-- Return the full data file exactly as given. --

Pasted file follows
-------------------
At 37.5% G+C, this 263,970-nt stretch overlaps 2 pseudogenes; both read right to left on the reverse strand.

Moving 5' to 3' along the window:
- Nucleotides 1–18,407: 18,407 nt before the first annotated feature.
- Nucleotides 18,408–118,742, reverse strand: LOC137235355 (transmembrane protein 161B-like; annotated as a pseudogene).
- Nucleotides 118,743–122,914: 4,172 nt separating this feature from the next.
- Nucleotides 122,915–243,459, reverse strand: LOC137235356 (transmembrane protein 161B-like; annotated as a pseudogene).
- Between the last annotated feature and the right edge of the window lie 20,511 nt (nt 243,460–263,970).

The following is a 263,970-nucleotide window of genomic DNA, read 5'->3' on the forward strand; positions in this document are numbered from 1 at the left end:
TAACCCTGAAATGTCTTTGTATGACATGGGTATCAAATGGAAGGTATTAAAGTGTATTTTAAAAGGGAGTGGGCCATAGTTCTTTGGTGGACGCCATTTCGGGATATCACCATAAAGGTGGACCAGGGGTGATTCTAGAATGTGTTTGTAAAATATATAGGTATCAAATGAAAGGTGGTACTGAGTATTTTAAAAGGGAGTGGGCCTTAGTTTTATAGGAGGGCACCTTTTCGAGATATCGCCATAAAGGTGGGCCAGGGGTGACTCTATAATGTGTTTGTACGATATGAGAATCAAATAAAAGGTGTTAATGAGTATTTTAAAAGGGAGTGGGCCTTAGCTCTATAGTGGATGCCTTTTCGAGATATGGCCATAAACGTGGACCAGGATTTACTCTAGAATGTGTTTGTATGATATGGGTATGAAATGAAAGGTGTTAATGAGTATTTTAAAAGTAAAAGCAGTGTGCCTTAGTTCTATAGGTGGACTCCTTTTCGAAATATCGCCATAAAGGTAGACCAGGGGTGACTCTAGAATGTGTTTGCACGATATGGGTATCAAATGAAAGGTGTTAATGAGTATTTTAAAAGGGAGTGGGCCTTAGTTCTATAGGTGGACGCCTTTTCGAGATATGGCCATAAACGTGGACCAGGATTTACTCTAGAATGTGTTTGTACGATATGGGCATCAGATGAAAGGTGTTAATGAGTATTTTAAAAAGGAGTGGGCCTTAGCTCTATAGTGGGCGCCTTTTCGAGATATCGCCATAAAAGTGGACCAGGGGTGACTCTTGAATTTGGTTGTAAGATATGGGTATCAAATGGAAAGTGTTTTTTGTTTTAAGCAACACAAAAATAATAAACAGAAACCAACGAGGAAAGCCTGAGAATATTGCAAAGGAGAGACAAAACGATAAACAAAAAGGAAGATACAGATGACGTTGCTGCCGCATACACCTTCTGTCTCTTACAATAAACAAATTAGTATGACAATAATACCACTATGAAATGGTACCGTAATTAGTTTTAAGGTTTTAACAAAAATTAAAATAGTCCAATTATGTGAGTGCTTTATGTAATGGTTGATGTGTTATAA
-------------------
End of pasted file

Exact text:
At 37.5% G+C, this 263,970-nt stretch overlaps 2 pseudogenes; both read right to left on the reverse strand.

Moving 5' to 3' along the window:
- Nucleotides 1–18,407: 18,407 nt before the first annotated feature.
- Nucleotides 18,408–118,742, reverse strand: LOC137235355 (transmembrane protein 161B-like; annotated as a pseudogene).
- Nucleotides 118,743–122,914: 4,172 nt separating this feature from the next.
- Nucleotides 122,915–243,459, reverse strand: LOC137235356 (transmembrane protein 161B-like; annotated as a pseudogene).
- Between the last annotated feature and the right edge of the window lie 20,511 nt (nt 243,460–263,970).

The following is a 263,970-nucleotide window of genomic DNA, read 5'->3' on the forward strand; positions in this document are numbered from 1 at the left end:
TAACCCTGAAATGTCTTTGTATGACATGGGTATCAAATGGAAGGTATTAAAGTGTATTTTAAAAGGGAGTGGGCCATAGTTCTTTGGTGGACGCCATTTCGGGATATCACCATAAAGGTGGACCAGGGGTGATTCTAGAATGTGTTTGTAAAATATATAGGTATCAAATGAAAGGTGGTACTGAGTATTTTAAAAGGGAGTGGGCCTTAGTTTTATAGGAGGGCACCTTTTCGAGATATCGCCATAAAGGTGGGCCAGGGGTGACTCTATAATGTGTTTGTACGATATGAGAATCAAATAAAAGGTGTTAATGAGTATTTTAAAAGGGAGTGGGCCTTAGCTCTATAGTGGATGCCTTTTCGAGATATGGCCATAAACGTGGACCAGGATTTACTCTAGAATGTGTTTGTATGATATGGGTATGAAATGAAAGGTGTTAATGAGTATTTTAAAAGTAAAAGCAGTGTGCCTTAGTTCTATAGGTGGACTCCTTTTCGAAATATCGCCATAAAGGTAGACCAGGGGTGACTCTAGAATGTGTTTGCACGATATGGGTATCAAATGAAAGGTGTTAATGAGTATTTTAAAAGGGAGTGGGCCTTAGTTCTATAGGTGGACGCCTTTTCGAGATATGGCCATAAACGTGGACCAGGATTTACTCTAGAATGTGTTTGTACGATATGGGCATCAGATGAAAGGTGTTAATGAGTATTTTAAAAAGGAGTGGGCCTTAGCTCTATAGTGGGCGCCTTTTCGAGATATCGCCATAAAAGTGGACCAGGGGTGACTCTTGAATTTGGTTGTAAGATATGGGTATCAAATGGAAAGTGTTTTTTGTTTTAAGCAACACAAAAATAATAAACAGAAACCAACGAGGAAAGCCTGAGAATATTGCAAAGGAGAGACAAAACGATAAACAAAAAGGAAGATACAGATGACGTTGCTGCCGCATACACCTTCTGTCTCTTACAATAAACAAATTAGTATGACAATAATACCACTATGAAATGGTACCGTAATTAGTTTTAAGGTTTTAACAAAAATTAAAATAGTCCAATTATGTGAGTGCTTTATGTAATGGTTGATGTGTTATAA